America Responds: Special Coverage Since Sept. 11
Deadly Raid a Mistake
In an exclusive report for Morning Edition from NPR's Steve Inskeep, residents of an Afghan village claim American soldiers killed at least 18 people who were actually loyal to the new government -- and that American officials paid the victims' relatives $1,000 in reparations.
Trusting in Government
A new NPR/Kaiser/Kennedy School poll finds most Americans are willing to allow curbs on civil liberties during the government's war on terrorism. Read analysis and complete results of the poll, and take the poll yourself to see how your answers compare.
Poll Analysis and Findings or Listen
Take the Poll Online
|A member of the U.S. 15th Marine Expeditionary Unit prepares for a tour of duty in Afghanistan (L); a typical scene near Kabul, as Afghans seek help from UN aid workers in the aftermath of years of conflict (R).
Photo: Copyright 2002 Reuters Limited
The front lines
Across Afghanistan, U.S.-led forces and Northern Alliance troops continue their pursuit of Taliban fighters, and their search for Osama bin Laden and members of his al Qaeda network.
The home front
The nation focuses on its domestic security concerns, its loved ones at war -- and the countless ways that life has changed since Sept. 11.
The anthrax threat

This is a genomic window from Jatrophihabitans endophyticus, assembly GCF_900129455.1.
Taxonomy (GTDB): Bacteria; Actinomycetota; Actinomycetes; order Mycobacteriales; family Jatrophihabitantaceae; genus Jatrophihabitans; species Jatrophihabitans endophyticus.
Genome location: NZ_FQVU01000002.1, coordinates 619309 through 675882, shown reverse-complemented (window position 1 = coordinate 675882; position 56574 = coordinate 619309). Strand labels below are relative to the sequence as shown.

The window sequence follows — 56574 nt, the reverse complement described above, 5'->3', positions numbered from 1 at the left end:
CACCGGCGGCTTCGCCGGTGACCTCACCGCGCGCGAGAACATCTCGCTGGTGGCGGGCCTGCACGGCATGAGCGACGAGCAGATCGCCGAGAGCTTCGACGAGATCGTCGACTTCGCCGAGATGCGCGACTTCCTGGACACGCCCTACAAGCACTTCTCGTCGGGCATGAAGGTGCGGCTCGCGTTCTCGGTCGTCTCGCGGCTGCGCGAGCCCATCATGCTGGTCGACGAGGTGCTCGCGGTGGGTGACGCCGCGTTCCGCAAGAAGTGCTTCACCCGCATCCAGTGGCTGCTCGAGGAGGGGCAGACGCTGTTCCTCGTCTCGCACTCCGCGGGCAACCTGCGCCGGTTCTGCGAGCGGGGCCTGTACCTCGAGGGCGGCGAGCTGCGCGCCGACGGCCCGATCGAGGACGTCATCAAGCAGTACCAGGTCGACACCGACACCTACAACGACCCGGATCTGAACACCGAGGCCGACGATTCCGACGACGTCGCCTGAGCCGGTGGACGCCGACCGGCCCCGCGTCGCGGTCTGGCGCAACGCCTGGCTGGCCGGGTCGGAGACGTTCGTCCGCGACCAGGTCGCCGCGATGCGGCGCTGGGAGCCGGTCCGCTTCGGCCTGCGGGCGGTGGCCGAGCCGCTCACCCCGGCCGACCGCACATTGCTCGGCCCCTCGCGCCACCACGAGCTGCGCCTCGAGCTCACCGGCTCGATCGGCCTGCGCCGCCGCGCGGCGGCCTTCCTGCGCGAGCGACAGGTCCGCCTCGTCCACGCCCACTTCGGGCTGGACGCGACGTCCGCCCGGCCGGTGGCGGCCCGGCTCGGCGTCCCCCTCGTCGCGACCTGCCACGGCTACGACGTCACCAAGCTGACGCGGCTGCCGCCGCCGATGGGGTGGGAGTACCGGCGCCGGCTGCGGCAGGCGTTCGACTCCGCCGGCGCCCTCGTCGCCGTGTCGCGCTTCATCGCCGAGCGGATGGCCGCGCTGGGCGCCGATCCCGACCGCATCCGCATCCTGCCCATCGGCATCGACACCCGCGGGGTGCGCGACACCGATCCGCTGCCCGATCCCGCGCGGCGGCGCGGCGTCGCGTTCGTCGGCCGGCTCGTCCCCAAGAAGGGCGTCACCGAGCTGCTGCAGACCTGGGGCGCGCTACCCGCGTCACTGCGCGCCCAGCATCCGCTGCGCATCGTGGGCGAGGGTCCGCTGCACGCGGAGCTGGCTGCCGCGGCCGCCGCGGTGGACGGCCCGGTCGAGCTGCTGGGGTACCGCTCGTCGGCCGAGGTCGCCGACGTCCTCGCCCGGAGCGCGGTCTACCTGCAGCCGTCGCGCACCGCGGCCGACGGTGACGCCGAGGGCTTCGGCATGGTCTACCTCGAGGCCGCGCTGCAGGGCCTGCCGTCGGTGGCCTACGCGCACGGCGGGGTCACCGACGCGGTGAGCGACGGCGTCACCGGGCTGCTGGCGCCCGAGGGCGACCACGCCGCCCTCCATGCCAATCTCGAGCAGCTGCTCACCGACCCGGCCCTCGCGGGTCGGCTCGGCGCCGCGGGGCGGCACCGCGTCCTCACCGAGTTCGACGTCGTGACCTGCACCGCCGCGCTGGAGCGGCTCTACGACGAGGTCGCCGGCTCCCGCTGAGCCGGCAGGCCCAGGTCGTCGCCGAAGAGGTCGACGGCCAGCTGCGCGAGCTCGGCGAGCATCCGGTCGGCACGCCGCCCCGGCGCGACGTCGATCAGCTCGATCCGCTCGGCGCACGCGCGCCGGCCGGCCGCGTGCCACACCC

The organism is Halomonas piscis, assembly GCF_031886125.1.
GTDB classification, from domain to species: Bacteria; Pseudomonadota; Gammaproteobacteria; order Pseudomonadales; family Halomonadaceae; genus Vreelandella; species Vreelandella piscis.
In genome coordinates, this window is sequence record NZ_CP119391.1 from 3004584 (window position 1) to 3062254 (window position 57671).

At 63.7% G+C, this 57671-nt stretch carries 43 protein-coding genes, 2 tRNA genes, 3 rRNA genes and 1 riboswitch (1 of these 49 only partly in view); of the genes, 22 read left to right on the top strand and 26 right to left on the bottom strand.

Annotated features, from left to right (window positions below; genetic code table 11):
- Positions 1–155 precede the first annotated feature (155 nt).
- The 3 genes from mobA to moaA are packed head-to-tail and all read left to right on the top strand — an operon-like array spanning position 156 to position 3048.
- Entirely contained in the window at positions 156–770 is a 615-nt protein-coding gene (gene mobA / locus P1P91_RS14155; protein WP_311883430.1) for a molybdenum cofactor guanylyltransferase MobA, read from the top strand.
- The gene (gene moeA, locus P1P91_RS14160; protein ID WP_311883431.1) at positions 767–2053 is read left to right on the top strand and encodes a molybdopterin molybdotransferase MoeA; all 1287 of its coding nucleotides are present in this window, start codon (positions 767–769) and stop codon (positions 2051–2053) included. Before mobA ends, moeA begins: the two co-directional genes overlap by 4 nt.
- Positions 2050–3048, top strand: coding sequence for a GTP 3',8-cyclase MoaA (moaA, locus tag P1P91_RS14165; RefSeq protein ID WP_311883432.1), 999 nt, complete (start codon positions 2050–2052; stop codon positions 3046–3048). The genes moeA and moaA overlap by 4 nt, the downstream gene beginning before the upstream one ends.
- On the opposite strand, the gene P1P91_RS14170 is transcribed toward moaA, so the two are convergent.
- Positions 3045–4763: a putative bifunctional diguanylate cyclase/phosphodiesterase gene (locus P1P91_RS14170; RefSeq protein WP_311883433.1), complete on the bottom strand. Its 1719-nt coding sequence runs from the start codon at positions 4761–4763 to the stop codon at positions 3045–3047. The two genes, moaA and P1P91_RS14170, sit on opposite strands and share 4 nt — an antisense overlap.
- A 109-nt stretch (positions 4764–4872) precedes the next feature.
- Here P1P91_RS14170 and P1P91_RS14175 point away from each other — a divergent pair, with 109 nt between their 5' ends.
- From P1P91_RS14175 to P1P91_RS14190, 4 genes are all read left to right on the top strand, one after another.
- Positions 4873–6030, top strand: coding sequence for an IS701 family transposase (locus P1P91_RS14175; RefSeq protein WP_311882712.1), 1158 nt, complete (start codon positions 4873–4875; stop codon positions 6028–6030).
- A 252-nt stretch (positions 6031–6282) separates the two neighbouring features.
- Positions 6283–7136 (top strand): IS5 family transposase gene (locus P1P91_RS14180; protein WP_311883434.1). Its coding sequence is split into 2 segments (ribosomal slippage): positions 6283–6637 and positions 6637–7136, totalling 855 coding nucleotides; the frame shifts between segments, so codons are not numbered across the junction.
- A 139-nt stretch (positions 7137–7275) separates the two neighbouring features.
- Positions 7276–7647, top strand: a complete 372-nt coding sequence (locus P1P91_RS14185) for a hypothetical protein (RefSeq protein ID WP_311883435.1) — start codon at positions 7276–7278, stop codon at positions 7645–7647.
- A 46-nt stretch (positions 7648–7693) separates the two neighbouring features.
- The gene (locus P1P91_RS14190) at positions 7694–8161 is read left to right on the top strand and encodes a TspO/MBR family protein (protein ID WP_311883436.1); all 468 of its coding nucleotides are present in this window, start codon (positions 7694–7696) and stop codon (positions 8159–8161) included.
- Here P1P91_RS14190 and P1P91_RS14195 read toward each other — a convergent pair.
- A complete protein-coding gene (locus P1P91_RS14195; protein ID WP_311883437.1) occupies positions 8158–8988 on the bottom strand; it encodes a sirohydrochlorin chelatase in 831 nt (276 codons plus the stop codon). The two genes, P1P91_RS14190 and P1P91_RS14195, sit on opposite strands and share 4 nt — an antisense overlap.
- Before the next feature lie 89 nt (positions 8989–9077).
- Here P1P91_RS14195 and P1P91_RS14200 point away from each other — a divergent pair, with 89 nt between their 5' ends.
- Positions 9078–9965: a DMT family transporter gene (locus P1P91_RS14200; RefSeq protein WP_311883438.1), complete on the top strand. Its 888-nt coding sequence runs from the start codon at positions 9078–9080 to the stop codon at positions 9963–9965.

Since anthrax infections claimed several lives and anthrax spores turned
up at locations nationwide, worried Americans have been educating themselves about bioterrorism threats and possible precautions.
Investigators remain on the trail of those they say plotted the Sept. 11 attacks -- and may be planning further assaults.
How is the the U.S.-led "war on terrorism" playing in the U.S. political arena? Dispatches from the White House, the State Department and Congress.
Mounting a war effort while continuing the recovery at attack sites has placed heavy burdens on a weakened U.S. economy. Key trouble spots: the airline and tourism industries.
Sept. 11, 2001
The worst terrorist assault in U.S. history shattered the World Trade Center, tore a gash in the Pentagon, crashed a hijacked jet into a Pennsylvania field -- and sent America careening through grief and rage, toward recovery and resolve. This archive compiles NPR's coverage from Sept. 11 through Oct. 8.
Governments and people around the globe watch and weigh U.S. efforts on the military, humanitarian and diplomatic fronts.
Read and listen to essays on life since Sept. 11, from NPR journalists and other commentators.
Speeches and statements
Listen to key public statements from U.S. and world leaders.
Share your thoughts about the events of Oct. 7, 2001. Is bombing Afghanistan an effective way to fight terrorism?
Join the discussion